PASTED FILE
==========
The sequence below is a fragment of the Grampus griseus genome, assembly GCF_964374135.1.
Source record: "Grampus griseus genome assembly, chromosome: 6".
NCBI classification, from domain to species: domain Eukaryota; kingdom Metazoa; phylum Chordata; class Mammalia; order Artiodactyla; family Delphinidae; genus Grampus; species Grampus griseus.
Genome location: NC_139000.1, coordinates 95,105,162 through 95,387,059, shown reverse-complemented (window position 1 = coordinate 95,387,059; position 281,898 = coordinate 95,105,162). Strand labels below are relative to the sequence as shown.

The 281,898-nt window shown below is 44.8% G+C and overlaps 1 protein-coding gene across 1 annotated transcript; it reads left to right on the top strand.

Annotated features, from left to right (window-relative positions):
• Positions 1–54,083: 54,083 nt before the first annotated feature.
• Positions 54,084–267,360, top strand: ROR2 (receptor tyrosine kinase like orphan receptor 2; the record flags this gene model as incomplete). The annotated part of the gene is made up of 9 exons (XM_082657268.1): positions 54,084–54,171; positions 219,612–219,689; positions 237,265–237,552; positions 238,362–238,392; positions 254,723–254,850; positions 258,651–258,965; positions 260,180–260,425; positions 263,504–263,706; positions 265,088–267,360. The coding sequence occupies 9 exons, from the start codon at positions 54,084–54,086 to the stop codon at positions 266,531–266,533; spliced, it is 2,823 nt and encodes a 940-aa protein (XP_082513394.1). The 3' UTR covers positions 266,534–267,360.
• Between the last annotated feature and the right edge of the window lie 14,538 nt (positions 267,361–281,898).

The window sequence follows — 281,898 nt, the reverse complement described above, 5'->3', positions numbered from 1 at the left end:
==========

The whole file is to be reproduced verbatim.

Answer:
The sequence below is a fragment of the Grampus griseus genome, assembly GCF_964374135.1.
Source record: "Grampus griseus genome assembly, chromosome: 6".
NCBI classification, from domain to species: domain Eukaryota; kingdom Metazoa; phylum Chordata; class Mammalia; order Artiodactyla; family Delphinidae; genus Grampus; species Grampus griseus.
Genome location: NC_139000.1, coordinates 95,105,162 through 95,387,059, shown reverse-complemented (window position 1 = coordinate 95,387,059; position 281,898 = coordinate 95,105,162). Strand labels below are relative to the sequence as shown.

The 281,898-nt window shown below is 44.8% G+C and overlaps 1 protein-coding gene across 1 annotated transcript; it reads left to right on the top strand.

Annotated features, from left to right (window-relative positions):
• Positions 1–54,083: 54,083 nt before the first annotated feature.
• Positions 54,084–267,360, top strand: ROR2 (receptor tyrosine kinase like orphan receptor 2; the record flags this gene model as incomplete). The annotated part of the gene is made up of 9 exons (XM_082657268.1): positions 54,084–54,171; positions 219,612–219,689; positions 237,265–237,552; positions 238,362–238,392; positions 254,723–254,850; positions 258,651–258,965; positions 260,180–260,425; positions 263,504–263,706; positions 265,088–267,360. The coding sequence occupies 9 exons, from the start codon at positions 54,084–54,086 to the stop codon at positions 266,531–266,533; spliced, it is 2,823 nt and encodes a 940-aa protein (XP_082513394.1). The 3' UTR covers positions 266,534–267,360.
• Between the last annotated feature and the right edge of the window lie 14,538 nt (positions 267,361–281,898).

The window sequence follows — 281,898 nt, the reverse complement described above, 5'->3', positions numbered from 1 at the left end: